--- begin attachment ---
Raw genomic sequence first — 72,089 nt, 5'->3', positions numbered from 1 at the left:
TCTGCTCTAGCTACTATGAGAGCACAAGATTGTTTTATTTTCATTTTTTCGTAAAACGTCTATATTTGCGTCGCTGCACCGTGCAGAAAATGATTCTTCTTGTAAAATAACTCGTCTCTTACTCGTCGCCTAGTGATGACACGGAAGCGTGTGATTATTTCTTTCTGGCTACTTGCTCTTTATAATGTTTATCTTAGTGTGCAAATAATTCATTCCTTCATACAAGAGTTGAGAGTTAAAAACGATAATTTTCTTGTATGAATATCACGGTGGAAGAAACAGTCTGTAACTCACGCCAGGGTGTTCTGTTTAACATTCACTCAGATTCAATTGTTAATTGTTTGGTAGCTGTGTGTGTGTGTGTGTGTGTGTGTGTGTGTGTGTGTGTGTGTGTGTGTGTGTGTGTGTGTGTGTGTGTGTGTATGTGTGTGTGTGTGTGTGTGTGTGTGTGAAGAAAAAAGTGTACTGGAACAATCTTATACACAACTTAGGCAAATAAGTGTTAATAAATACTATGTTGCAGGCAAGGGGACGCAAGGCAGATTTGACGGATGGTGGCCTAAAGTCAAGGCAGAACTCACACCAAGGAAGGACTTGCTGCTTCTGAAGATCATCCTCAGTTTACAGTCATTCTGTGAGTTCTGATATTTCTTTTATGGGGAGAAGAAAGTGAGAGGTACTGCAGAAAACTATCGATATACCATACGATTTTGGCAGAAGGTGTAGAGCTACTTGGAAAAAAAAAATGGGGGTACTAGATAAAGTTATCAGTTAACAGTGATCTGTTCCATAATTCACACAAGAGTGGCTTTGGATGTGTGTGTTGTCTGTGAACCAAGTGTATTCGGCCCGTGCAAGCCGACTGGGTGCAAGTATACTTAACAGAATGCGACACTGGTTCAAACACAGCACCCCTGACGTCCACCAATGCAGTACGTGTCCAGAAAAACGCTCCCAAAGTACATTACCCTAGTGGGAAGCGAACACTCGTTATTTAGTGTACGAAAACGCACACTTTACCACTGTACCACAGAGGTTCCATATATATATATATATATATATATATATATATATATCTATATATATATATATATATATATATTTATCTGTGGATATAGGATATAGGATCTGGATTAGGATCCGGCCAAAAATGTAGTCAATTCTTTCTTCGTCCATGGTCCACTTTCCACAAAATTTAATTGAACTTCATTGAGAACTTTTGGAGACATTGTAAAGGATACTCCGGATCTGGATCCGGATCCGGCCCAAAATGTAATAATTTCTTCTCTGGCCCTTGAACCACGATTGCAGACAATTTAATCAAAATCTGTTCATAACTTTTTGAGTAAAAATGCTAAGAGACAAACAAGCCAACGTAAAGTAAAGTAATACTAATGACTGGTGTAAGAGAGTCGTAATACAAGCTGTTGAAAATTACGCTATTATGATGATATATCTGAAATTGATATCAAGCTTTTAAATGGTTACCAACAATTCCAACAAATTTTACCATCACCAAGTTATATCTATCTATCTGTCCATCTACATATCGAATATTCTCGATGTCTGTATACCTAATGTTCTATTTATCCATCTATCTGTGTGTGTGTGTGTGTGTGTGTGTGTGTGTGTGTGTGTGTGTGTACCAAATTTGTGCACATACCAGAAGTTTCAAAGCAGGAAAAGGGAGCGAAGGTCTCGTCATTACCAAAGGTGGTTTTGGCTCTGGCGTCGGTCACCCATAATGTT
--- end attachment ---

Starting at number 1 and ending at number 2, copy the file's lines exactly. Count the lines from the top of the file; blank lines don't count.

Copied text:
Raw genomic sequence first — 72,089 nt, 5'->3', positions numbered from 1 at the left:
TCTGCTCTAGCTACTATGAGAGCACAAGATTGTTTTATTTTCATTTTTTCGTAAAACGTCTATATTTGCGTCGCTGCACCGTGCAGAAAATGATTCTTCTTGTAAAATAACTCGTCTCTTACTCGTCGCCTAGTGATGACACGGAAGCGTGTGATTATTTCTTTCTGGCTACTTGCTCTTTATAATGTTTATCTTAGTGTGCAAATAATTCATTCCTTCATACAAGAGTTGAGAGTTAAAAACGATAATTTTCTTGTATGAATATCACGGTGGAAGAAACAGTCTGTAACTCACGCCAGGGTGTTCTGTTTAACATTCACTCAGATTCAATTGTTAATTGTTTGGTAGCTGTGTGTGTGTGTGTGTGTGTGTGTGTGTGTGTGTGTGTGTGTGTGTGTGTGTGTGTGTGTGTGTGTGTGTGTATGTGTGTGTGTGTGTGTGTGTGTGTGTGAAGAAAAAAGTGTACTGGAACAATCTTATACACAACTTAGGCAAATAAGTGTTAATAAATACTATGTTGCAGGCAAGGGGACGCAAGGCAGATTTGACGGATGGTGGCCTAAAGTCAAGGCAGAACTCACACCAAGGAAGGACTTGCTGCTTCTGAAGATCATCCTCAGTTTACAGTCATTCTGTGAGTTCTGATATTTCTTTTATGGGGAGAAGAAAGTGAGAGGTACTGCAGAAAACTATCGATATACCATACGATTTTGGCAGAAGGTGTAGAGCTACTTGGAAAAAAAAAATGGGGGTACTAGATAAAGTTATCAGTTAACAGTGATCTGTTCCATAATTCACACAAGAGTGGCTTTGGATGTGTGTGTTGTCTGTGAACCAAGTGTATTCGGCCCGTGCAAGCCGACTGGGTGCAAGTATACTTAACAGAATGCGACACTGGTTCAAACACAGCACCCCTGACGTCCACCAATGCAGTACGTGTCCAGAAAAACGCTCCCAAAGTACATTACCCTAGTGGGAAGCGAACACTCGTTATTTAGTGTACGAAAACGCACACTTTACCACTGTACCACAGAGGTTCCATATATATATATATATATATATATATATATATATATCTATATATATATATATATATATATATTTATCTGTGGATATAGGATATAGGATCTGGATTAGGATCCGGCCAAAAATGTAGTCAATTCTTTCTTCGTCCATGGTCCACTTTCCACAAAATTTAATTGAACTTCATTGAGAACTTTTGGAGACATTGTAAAGGATACTCCGGATCTGGATCCGGATCCGGCCCAAAATGTAATAATTTCTTCTCTGGCCCTTGAACCACGATTGCAGACAATTTAATCAAAATCTGTTCATAACTTTTTGAGTAAAAATGCTAAGAGACAAACAAGCCAACGTAAAGTAAAGTAATACTAATGACTGGTGTAAGAGAGTCGTAATACAAGCTGTTGAAAATTACGCTATTATGATGATATATCTGAAATTGATATCAAGCTTTTAAATGGTTACCAACAATTCCAACAAATTTTACCATCACCAAGTTATATCTATCTATCTGTCCATCTACATATCGAATATTCTCGATGTCTGTATACCTAATGTTCTATTTATCCATCTATCTGTGTGTGTGTGTGTGTGTGTGTGTGTGTGTGTGTGTGTGTGTGTACCAAATTTGTGCACATACCAGAAGTTTCAAAGCAGGAAAAGGGAGCGAAGGTCTCGTCATTACCAAAGGTGGTTTTGGCTCTGGCGTCGGTCACCCATAATGTT